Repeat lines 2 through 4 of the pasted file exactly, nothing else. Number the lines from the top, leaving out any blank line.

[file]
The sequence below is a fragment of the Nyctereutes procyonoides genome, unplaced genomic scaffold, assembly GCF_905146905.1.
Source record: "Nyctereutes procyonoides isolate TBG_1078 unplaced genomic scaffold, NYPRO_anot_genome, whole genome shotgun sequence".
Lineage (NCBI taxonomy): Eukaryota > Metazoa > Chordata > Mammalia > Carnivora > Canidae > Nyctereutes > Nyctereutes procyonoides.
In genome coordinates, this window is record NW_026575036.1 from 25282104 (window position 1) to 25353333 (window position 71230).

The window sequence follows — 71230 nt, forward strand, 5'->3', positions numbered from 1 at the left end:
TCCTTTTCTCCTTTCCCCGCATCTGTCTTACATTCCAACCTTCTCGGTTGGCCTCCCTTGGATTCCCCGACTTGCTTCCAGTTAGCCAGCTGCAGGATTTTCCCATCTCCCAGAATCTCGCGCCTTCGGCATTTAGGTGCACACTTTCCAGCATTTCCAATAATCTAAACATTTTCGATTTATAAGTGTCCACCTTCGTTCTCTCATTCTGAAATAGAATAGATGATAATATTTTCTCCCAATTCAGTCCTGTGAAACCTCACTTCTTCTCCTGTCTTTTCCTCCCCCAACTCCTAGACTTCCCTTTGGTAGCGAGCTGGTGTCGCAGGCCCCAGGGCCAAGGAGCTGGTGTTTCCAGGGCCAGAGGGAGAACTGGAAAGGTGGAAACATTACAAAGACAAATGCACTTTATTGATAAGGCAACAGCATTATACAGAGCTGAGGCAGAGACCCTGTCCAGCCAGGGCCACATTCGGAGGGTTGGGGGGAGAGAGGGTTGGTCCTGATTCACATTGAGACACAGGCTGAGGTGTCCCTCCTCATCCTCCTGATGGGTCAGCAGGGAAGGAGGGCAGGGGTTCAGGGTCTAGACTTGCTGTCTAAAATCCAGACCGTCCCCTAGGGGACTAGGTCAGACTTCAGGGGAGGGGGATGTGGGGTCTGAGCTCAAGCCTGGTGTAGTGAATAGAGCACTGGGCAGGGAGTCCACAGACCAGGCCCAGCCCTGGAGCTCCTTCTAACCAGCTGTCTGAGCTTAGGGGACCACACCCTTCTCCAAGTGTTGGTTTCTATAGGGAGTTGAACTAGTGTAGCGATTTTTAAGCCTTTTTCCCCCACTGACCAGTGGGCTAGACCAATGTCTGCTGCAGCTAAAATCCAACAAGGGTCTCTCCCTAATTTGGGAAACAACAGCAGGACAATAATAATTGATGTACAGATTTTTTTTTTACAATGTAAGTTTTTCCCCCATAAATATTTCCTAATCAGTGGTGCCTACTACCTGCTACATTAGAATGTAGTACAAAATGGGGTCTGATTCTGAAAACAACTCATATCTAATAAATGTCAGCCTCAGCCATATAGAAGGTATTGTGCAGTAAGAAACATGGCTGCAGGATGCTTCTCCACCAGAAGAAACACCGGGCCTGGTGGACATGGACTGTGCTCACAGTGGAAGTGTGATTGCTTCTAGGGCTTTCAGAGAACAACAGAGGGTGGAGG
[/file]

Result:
Source record: "Nyctereutes procyonoides isolate TBG_1078 unplaced genomic scaffold, NYPRO_anot_genome, whole genome shotgun sequence".
Lineage (NCBI taxonomy): Eukaryota > Metazoa > Chordata > Mammalia > Carnivora > Canidae > Nyctereutes > Nyctereutes procyonoides.
In genome coordinates, this window is record NW_026575036.1 from 25282104 (window position 1) to 25353333 (window position 71230).